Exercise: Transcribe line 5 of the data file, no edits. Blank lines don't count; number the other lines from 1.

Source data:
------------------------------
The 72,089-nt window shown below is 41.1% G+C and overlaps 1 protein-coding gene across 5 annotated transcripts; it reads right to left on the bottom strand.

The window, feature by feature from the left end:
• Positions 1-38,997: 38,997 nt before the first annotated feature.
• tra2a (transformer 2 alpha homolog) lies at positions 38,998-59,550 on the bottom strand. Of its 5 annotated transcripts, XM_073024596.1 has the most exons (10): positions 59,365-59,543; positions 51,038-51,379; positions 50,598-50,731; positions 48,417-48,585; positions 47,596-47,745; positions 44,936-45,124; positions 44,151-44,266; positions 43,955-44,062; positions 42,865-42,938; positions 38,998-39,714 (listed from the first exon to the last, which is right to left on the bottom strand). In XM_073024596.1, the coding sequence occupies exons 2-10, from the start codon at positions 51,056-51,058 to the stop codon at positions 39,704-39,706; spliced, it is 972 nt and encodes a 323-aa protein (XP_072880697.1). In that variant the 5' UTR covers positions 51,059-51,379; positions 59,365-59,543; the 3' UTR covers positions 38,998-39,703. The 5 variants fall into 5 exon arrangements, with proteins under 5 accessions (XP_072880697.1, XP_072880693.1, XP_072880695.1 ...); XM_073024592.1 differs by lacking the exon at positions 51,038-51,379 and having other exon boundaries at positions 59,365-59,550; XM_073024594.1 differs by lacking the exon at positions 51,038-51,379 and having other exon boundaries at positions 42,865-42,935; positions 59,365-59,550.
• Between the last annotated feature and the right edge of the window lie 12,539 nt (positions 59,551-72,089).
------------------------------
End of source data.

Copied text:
• Between the last annotated feature and the right edge of the window lie 12,539 nt (positions 59,551-72,089).